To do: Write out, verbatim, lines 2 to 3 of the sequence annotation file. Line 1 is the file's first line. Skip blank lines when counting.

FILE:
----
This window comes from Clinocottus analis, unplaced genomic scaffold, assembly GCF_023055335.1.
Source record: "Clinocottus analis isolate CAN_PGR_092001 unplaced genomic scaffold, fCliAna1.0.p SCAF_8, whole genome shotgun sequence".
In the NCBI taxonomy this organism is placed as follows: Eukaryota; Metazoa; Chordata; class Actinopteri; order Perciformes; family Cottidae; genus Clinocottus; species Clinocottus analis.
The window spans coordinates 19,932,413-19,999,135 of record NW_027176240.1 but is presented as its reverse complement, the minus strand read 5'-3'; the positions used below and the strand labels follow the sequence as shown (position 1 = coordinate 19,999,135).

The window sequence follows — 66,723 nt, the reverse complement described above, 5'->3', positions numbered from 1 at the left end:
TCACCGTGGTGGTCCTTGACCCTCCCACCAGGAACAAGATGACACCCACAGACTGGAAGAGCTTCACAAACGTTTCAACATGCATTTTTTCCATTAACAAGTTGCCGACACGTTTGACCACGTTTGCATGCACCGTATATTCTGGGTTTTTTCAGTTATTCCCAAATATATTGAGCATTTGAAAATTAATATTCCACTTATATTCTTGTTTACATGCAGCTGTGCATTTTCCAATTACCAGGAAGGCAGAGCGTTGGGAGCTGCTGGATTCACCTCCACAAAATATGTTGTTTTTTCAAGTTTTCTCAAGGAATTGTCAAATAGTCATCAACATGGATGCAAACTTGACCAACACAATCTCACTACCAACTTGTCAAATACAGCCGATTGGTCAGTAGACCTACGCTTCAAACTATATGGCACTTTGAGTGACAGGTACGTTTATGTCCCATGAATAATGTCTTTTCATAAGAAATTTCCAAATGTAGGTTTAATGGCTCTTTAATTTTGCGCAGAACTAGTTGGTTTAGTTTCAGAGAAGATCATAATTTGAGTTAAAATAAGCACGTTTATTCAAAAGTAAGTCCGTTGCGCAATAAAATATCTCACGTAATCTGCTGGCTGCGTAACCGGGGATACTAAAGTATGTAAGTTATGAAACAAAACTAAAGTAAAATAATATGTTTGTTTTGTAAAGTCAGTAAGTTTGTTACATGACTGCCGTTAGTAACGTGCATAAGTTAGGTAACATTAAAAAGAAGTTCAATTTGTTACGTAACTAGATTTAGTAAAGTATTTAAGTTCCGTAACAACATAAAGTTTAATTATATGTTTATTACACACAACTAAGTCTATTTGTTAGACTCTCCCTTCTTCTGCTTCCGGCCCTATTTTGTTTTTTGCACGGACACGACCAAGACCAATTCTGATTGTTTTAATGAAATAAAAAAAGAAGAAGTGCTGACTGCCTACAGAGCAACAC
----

Source record: "Clinocottus analis isolate CAN_PGR_092001 unplaced genomic scaffold, fCliAna1.0.p SCAF_8, whole genome shotgun sequence".
In the NCBI taxonomy this organism is placed as follows: Eukaryota; Metazoa; Chordata; class Actinopteri; order Perciformes; family Cottidae; genus Clinocottus; species Clinocottus analis.